Installing FF Quantum via sid and apt pinning

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Installing FF Quantum via sid and apt pinning

Postby Lysander » 2017-11-27 09:52

I came across this article which describes installing FF57. Seeing as this browser is getting a lot of interest, I thought it was worth mentioning:

https://linuxconfig.org/how-to-install- ... etch-linux

Now this article describes the process as 'easy' and recommends two things, both of which I thought were generally inadvisable unless the user really knows what they are doing.

1. Including a sid repo in sources.list on a non-sid system
2. apt pinning

I imagine there's nothing wrong with apt pinning per se but I was under the impression that it's only advisable if one is an experienced user.

I am in no rush to use FF57 and use other browsers myself, but thought it pertinent to include a topic on this since other users may well come across this article and attempt its advice, which could, I think, have negative effects.
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Re: Installing FF Quantum via sid and apt pinning

Postby Thorny » 2017-11-27 15:50

Lysander wrote:I am in no rush to use FF57 and use other browsers myself, but thought it pertinent to include a topic on this since other users may well come across this article and attempt its advice, which could, I think, have negative effects.

If you analyse the instructions on that site you would see that first they pin almost all packages to "stable", thus escaping the danger of having an unstable repo in the sources list that might upgrade other packages when you don't want that, then they pin Firefox and the packages it needs to the unstable version so that the Firefox will be upgraded as new binaries enter Sid.

The risks with both pining and using a Sid repository are largely due to lack of knowledge on the part of the user and mistakes made because of that. The site you mention has a method that, if followed exactly, would work. (At least until a new "stable" Debian is released but they did describe this as a way to use FF57 in Stretch and it should work for the life of Stretch.)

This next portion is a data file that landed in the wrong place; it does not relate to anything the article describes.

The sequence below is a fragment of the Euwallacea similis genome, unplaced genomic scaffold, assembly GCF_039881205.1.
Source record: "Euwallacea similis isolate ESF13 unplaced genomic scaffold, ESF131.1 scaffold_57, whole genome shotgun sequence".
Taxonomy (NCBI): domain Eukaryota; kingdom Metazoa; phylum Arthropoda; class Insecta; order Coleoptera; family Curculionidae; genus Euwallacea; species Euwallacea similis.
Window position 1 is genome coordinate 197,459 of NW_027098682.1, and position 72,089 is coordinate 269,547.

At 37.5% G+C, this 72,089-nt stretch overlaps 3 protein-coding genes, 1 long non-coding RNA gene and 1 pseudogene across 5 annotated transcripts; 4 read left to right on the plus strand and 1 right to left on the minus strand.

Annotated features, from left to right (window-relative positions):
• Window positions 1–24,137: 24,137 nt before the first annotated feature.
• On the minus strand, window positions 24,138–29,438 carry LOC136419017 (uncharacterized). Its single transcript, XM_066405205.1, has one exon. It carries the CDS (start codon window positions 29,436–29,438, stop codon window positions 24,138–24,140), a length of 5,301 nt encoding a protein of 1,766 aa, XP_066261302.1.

For me, downloading FF57 directly from Mozilla as a tar.bz2 and running the firefox executable from the directory that it expands the files to is just as easy. Also, it is covered in the Debian Wiki for Firefox. https://wiki.debian.org/Firefox It does not involve either pining or using a Sid repo. I guess I agree with you and think my recommendation for new users would be to follow the Debian Wiki as that might be safer for the inexperienced.
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Re: Installing FF Quantum via sid and apt pinning

Postby Lysander » 2017-11-28 09:12

Thorny wrote:The risks with both pining and using a Sid repository are largely due to lack of knowledge on the part of the user and mistakes made because of that. The site you mention has a method that, if followed exactly, would work.


So therefore it can be OK to have different branch repos if pinning is done correctly. I acknowledge that this is something of a rarity though.

Thorny wrote:I guess I agree with you and think my recommendation for new users would be to follow the Debian Wiki as that might be safer for the inexperienced.


Indeed, I would also be rather nervous to try it, only because I haven't used pinning before. I don't need to in this case, but I think the article should at least come with a warning that in many situations, adding different branch repos is not advisable.
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Re: Installing FF Quantum via sid and apt pinning

Postby Thorny » 2017-11-28 11:40

Lysander wrote:Indeed, I would also be rather nervous to try it, only because I haven't used pinning before. I don't need to in this case, but I think the article should at least come with a warning that in many situations, adding different branch repos is not advisable.

Well most articles don't give warnings about things that they haven't suggested doing. It was not describing adding different branch repos in general, it was about adding a specific version of a package and its dependencies from an upstream repo after making sure other, stable, packages would not be undesirably affected, that wasn't mentioned but undoubtedly it was done. Often descriptions of how to do things in Debian are written assuming a mature, knowledgeable, experienced Debian user, it really isn't a newbie friendly distro, its intention is to be a stable one when properly configured.

Determining that dependencies could be satisfied without breaking other things might be a bit easier with a package like Firefox but inexperienced users are often not good at determining that and/or fixing things if they break. Running what used to be called a "mixed system" has always been an advanced topic and "not recommended" for the normal user. There is no checkbox for "do this without problems". And no list for "just check this and this and you are good to go". And, unfortunately, sometimes the problems don't manifest immediately, sometimes the following upgrade is when things become problematic. (And, you would need to consult your logbook to see what you wrote down that you did previously.)

"Don't Break Debian", which is often repeated here in the forums, is the best advice in general, at least until you can understand and fix Debian.
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